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Chris Jones drops bluegrass single

Tuesday, July 23, 2013 – Chris Jones & The Night Drivers return today with a new single - the title track of their forthcoming Rebel Records release, "Lonely Comes Easy."

Available to consumers at iTunes, Amazon and other online music stores, the single recasts the song - written and first recorded by Jones on his country-flavored "Too Far Down The Road" (2006) - in a bluegrass vein, sketching through telling details the portrait of a man and his not-so-swinging bachelor pad. Instrumental work is provided by the Night Drivers, while IBMA Momentum Award Vocalist of the Year Emily Bankester joins Night Driver Mark Stoffel on harmonies.

The full "Lonely Come Easy" album, which features original material contributed by all of the Night Drivers, is slated for an Aug. 27 release. The disc is the first in four years to feature almost all new songs and follows the mostly retrospective "Lost Souls & Free Spirits: The Rebel Collection."

More news for Chris Jones

CD reviews for Chris Jones

Made to Move CD review - Made to Move
There's a low-key elegance to the music of Chris Jones, which sometimes takes his bluegrass tunes to unexpected places while remaining firmly in the wheelhouse of his chosen genre. Jones and the Night Drivers explore folk and blues directions alongside more traditional tones. As a songwriter and singer, Jones' forte is quiet, contemplative songcraft such as "Raindrops Fell," a story of destinies entwined and the Civil War era tale of sacrifice and community in "Old Bell. »»»
Run Away Tonight CD review - Run Away Tonight
The ongoing, if pyrrhic, battle for the soul of bluegrass, rages among newgrass, traditional, jamgrass, browngrass and flavors in between. Chris Jones and the Night Drivers are neo-traditionalists: they follow the Monroe bluegrass form (two instrumentals per album, fiddle, mandolin, guitar, bass and banjo), but infuse it with a current Nashville sensibility that strikes a clever balance. Calling Chris Jones and The Night Drivers neo-traditionalist is not damning with faint praise; rather, it »»»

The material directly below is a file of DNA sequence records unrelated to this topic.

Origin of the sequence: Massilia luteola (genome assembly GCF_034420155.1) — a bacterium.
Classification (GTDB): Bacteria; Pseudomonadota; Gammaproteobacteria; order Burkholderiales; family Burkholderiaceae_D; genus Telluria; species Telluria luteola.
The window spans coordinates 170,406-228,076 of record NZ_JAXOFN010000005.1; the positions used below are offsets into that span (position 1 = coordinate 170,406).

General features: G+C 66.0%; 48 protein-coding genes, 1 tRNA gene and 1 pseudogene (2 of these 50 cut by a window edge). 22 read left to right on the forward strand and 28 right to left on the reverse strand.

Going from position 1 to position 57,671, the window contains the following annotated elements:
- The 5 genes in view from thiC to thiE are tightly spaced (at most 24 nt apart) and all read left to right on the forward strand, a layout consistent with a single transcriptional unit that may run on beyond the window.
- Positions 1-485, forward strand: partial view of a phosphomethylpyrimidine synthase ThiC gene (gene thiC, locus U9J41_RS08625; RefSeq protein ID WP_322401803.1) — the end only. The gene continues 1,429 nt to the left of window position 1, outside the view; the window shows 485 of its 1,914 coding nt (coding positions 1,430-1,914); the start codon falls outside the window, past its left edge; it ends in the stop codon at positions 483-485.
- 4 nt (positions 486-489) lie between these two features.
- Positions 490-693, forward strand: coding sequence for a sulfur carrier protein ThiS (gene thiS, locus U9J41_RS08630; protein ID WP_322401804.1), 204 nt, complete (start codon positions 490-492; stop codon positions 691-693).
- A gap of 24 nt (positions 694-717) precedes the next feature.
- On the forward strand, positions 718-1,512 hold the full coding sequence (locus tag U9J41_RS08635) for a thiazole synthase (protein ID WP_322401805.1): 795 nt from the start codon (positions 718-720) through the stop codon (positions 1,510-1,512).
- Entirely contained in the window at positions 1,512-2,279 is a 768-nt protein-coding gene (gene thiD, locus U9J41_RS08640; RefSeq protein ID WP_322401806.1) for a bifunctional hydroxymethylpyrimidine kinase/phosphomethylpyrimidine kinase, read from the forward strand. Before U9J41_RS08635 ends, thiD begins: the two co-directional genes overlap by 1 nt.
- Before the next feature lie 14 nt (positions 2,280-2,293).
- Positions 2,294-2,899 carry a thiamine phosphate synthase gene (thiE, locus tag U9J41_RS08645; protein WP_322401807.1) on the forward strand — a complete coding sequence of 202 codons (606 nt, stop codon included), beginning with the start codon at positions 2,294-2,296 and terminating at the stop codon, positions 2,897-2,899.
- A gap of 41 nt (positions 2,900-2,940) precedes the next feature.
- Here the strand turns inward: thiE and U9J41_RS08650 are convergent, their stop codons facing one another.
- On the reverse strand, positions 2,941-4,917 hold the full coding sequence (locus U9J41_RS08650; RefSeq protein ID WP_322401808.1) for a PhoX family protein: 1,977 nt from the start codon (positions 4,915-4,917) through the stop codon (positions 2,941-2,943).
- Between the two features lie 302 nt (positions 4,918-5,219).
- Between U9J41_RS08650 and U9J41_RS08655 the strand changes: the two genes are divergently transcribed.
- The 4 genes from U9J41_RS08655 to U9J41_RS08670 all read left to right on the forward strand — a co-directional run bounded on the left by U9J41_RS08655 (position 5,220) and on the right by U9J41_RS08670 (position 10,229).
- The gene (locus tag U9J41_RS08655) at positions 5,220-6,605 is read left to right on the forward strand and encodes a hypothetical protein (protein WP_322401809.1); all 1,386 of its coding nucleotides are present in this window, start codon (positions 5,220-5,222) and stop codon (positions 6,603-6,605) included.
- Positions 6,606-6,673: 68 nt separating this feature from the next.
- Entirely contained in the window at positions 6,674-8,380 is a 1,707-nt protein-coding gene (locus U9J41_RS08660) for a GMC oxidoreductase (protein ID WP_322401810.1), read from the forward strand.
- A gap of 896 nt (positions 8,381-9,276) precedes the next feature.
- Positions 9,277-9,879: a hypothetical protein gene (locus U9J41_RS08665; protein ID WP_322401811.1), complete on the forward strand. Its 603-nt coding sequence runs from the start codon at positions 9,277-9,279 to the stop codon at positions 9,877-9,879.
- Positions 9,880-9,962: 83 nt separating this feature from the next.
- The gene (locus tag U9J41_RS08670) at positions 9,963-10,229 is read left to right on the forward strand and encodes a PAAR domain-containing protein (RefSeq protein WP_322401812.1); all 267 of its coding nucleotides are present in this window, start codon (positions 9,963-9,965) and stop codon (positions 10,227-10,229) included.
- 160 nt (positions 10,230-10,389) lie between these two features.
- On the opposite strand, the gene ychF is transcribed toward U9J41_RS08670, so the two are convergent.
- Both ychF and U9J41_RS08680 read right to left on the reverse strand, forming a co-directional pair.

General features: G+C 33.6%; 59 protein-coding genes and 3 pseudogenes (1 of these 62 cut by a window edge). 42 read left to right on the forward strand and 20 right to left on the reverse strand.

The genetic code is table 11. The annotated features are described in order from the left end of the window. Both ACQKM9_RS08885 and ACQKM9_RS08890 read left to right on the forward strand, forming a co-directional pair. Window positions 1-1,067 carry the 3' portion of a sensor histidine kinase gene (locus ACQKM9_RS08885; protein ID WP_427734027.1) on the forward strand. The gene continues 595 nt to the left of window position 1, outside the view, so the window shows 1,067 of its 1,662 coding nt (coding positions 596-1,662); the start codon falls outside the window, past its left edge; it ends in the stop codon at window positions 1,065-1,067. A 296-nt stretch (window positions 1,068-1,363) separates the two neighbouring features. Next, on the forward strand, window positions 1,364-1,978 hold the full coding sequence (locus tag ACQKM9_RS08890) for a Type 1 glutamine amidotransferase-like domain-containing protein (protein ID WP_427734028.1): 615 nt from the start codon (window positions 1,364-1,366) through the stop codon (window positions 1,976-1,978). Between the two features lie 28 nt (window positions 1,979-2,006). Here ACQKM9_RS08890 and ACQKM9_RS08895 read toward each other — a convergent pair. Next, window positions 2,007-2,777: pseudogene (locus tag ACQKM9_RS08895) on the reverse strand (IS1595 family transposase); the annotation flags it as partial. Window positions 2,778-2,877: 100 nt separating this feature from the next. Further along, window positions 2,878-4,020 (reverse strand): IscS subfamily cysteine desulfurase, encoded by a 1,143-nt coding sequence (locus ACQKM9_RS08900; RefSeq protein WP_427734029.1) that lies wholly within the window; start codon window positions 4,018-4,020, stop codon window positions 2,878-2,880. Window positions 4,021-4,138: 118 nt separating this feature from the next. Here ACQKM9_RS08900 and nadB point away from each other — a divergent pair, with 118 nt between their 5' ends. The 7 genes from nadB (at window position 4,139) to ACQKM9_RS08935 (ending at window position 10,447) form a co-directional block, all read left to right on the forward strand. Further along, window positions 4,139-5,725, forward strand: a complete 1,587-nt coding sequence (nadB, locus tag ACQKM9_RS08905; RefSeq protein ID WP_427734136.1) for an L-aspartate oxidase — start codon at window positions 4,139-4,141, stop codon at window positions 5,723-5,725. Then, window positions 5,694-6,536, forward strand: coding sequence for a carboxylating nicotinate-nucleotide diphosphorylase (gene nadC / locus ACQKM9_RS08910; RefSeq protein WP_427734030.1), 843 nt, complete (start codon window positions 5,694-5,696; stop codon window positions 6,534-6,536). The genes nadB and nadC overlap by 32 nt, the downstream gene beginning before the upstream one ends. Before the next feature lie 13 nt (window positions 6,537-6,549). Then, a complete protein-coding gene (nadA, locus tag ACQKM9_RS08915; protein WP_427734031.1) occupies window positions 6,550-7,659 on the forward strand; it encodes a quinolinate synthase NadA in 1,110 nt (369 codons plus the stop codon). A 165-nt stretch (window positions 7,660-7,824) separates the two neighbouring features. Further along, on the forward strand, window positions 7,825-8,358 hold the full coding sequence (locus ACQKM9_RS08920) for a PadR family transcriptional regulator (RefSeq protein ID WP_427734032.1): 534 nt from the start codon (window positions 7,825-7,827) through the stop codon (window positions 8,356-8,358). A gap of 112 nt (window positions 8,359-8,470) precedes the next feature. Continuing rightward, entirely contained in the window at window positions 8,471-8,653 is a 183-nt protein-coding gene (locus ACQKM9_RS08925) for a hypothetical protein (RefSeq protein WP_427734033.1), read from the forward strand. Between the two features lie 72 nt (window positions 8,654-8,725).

Live at the Old Feed Store CD review - Live at the Old Feed Store
What is a band to do between studio recordings? If you are Chris Jones & the Nightdrivers, you return to a comfortable haunt-in this case, The Old Feed Store in Cobden, Ill., and just let the (digital) tape roll. You include audience favorites - mandolinist Mark Stoffel's rendition of "Edelweiss," paired with "Forked Deer" and banjoist Ned Luberecki's 'perfect bluegrass song' "Cabin of Death" - and some songs recorded long ago - "I'm »»»
Editorial: Walking the talk – When names like Hank Williams, Johnny Cash, Waylon and the Hag are invoked, you're talking hard core country. These are the touchstones of country , the guys who made country music what it was and still is (or maybe can be). When these folks would sing about being down-and-out and the rough-and-tumble, they knew of what they were singing about. Fast forward a few years to the country singers of today. »»»
Concert Review: Evans brings the cheer – What's a country song without drinking? Morgan Evans seems to have gotten the missive loud and clear as a good chunk of his songs incorporate libations into the mix. And when the Australian-bred singer isn't confronting drinking, he's dealing with matters of the heart, but in keeping with the positive attitude he purveyed, love is most... »»»
Concert Review: Lambert smiles, dances the night away – Miranda Lambert didn't perform "Tin Man," one of her best, but also one of her saddest songs during this Wildcard tour stop. It's a song sung from the perspective of one who is sad that she has a heart that can be broken. That's not the current condition of Lambert's heart, though. She's apparently in a good... »»»
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